Anniversary is a poem written by Ted Hughes that reflects on complex emotions and memories. The poem is a poignant exploration of the passage of time, the nature of love, and the ways in which relationships evolve and change over the years. In this blog post, we will delve into the themes and imagery of “Anniversary”, exploring the nuances of Hughes’ language and the insights it offers into the human experience of love and loss. Through close analysis and reflection, we will uncover the beauty and complexity of this powerful poem and gain a deeper appreciation for its enduring relevance and resonance.



  • Jotted – written briefly or quickly
  • Everlasting – endless
  • Dragged – to pull something or someone along the ground somewhere, usually with difficulty
  • Flares – to burn with a bright but brief light
  • Piping – to speak with a high voice, make a high-pitched sound
  • Scattering – to suddenly move away in different directions
  • Dew – drops of water that form on surfaces outside during the night
  • Glistering – to shine, often because something is wet
  • Anti-Matter – like matter, the atoms and molecules that make up the stuff of the universe, but with an opposite charge. If anti-matter meets a particle of matter, it blows up
  • Iridescent – glowing with light that changes from different angles
  • Madonna – another name for Mary, mother of Jesus. Taken from Italian, meaning My Lady.
  • Heather – a flowering shrub plant, found in grassland all over Europe and England
  • Perpetual – repeating endlessly and never changing


My mother grows taller; she is covered in feathers of flame. I see her every year, on the 13th of May, along with her sister Miriam. I pick up the torn-off page of the diary, where my brother wrote ‘ Ma died today. That’s where they both are.

Mother is now as tall as Miriam. In the constant Sunday morning that is eternity, they walk together, listening to the birds singing out as they circle in the sky. The energy of the universe – matter being created and destroyed – anti-matter pulsing and burning – shudders and fades. It looks like the Northern Lights in their feathers.

My Mother is telling Miriam about her life, which belonged to me. Her voice travels to me, making a flute-like sound. Down a deep valley of woodland, these words echo: ‘This is the water-line, dark on my dress, look, where I dragged the man from the reservoir. And that is the horse on which I galloped through the brick wall, and out over the heather, just because I wanted to bring him a new pen. This is the pen that I laid on the altar. And these are the marriages that he and his brother had, where I was never invited as a guest.” Suddenly, she is throwing hot coals with her fingers. She scatters them everywhere, to find where I had fallen for the third time. She laughs in a helpless way, and then she starts crying. Miriam died at eighteen, and she looks like a Maddona – she is listening to my mother with complete wonder. She learns what she missed by dying so young. Now, my mother shows her rosary bead prayers of consistent worry – they look like pairs of shoes, or one dress that follows after another. She says ‘This is the kind of clothing I liked to wear best. You know, I spent a lot of my life sitting at the window, watching the horizon. It was truly wonderful, day after day, knowing that they (it is unclear who ‘they’ are here) were somewhere. It still is. Look.’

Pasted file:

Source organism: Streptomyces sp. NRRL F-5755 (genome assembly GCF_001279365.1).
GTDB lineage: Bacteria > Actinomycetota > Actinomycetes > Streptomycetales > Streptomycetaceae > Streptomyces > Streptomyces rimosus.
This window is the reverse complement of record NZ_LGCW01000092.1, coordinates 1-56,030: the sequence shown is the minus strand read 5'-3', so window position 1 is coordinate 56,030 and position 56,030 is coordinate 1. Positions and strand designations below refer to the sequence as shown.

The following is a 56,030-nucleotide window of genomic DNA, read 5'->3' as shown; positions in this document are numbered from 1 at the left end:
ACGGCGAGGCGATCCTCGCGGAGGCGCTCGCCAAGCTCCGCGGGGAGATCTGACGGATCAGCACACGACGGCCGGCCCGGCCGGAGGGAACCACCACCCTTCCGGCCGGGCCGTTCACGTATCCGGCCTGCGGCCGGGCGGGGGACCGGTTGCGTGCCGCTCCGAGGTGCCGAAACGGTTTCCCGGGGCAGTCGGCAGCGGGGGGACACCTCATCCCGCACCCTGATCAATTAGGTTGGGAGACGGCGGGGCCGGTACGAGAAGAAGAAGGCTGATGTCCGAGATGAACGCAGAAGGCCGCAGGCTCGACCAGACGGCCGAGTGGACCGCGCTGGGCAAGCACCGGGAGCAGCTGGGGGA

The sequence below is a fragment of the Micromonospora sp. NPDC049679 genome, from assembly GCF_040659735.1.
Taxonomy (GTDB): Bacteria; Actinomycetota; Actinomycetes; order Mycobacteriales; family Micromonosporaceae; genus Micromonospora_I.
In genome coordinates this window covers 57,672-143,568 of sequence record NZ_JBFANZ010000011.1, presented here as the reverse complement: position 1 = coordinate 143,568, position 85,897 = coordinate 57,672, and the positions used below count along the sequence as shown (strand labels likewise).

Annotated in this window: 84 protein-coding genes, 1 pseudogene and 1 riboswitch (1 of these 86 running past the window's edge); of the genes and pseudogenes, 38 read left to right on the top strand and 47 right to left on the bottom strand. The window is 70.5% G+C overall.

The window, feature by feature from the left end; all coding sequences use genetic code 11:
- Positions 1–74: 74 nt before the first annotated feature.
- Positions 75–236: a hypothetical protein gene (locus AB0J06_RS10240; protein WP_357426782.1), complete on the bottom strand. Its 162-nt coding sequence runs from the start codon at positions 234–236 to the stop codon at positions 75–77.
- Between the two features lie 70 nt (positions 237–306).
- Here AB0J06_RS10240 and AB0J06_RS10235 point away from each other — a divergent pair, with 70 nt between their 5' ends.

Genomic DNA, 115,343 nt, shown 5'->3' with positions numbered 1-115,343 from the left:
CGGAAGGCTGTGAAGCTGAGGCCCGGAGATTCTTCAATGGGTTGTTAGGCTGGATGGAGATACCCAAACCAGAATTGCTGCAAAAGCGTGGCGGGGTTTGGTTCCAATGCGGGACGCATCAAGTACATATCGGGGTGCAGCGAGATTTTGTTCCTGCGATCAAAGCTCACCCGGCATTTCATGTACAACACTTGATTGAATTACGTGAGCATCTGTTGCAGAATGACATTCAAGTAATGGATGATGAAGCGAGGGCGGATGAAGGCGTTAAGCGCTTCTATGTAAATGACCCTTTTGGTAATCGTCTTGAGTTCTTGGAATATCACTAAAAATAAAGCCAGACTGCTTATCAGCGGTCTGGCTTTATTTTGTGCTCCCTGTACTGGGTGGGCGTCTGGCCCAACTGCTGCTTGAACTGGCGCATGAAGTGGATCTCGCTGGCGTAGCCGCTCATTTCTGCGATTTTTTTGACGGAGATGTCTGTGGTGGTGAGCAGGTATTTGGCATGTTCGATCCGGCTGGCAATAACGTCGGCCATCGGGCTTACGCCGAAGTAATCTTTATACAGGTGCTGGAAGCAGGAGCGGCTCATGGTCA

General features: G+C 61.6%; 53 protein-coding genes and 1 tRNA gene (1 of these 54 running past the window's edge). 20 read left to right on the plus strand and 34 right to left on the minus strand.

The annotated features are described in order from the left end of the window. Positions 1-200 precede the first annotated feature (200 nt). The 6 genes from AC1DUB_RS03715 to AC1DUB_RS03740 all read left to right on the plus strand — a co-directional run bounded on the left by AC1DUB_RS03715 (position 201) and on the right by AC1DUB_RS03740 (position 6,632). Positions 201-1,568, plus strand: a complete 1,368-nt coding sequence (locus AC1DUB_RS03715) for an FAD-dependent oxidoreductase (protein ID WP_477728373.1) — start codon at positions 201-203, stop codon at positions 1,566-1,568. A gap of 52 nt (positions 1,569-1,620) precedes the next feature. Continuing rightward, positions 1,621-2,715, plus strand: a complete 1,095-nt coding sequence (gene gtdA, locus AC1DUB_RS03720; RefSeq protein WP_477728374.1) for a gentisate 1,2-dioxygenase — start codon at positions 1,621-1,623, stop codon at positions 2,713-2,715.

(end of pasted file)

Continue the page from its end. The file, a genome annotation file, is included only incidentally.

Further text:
And they stop on the edge of the starry droplets of water. They are looking at me. My mother looks darker because of her life, her Red-Indian hair and olive skin which looks so strange and non-human; Miriam has now completely turned into fire beside her. Their deathers pulse softly, in many different colours. My mother’s face is shining, as if she had turned it to face the skyline wind while she was looking towards me. I am writing this poem for her.

She’s using me to fine-tune her self, her crying love through my own love, as if I were the shadow that is cast when she tries to do this.

And when I walked a mile over fields and walls towards her, and found her crying for him – my brother. She thought that I was him, because of all that distance.

Ted Hughes – Poetry Essay Questions 


Anniversary is a narrative poem. The speaker (Hughes himself) encounters his mother and his aunt, who appear to him in the form of angels after they have passed away. Therefore, it is a memorial poem (an elegy), which glorifies the spirit of Hughes’ deceased mother. The poet analyses key memories, some of which he shared with his mother, and others which she experienced alone.

Hughes also mentioned his older brother, Gerald, in the poem. Gerald’s diary provides a narrative framing device – the first stanza starts with Hughes looking at a ‘torn-off diary page’. He instantly imagines his mother, and she and her sister appear to him as angels: ‘and there they are’.

TASK: Find four different memories that Hughes’ mother experiences in the poem. Explain what happened in each memory. 


Edward J. Hughes was born in 1930, in a small village in Yorkshire, England. His talent as a poet was already evident during his school years, and it was encouraged by his teachers. He won a scholarship to Pembroke College, University Cambridge to study English and Anthropology.

‘Anniversary’ was published in ‘New Selected Poems 1957-1994, Uncollected’. Hughes wrote this poem to commemorate the anniversary of the death of his mother, Edith Farrar Hughes, who died on 13 May 1969. In this poem, the poet visualises the angelic beauty of his mother’s soul and imagines her with his sister Miriam, who also died when she was only 18 years old. However, through this poem, the poet glorifies his mother and remembers how she cared for him.


STUDYING TED HUGHES POETRY COLLECTION? Find in-depth poetry analyses on the links below: 

The Complete Ted Hughes Poetry course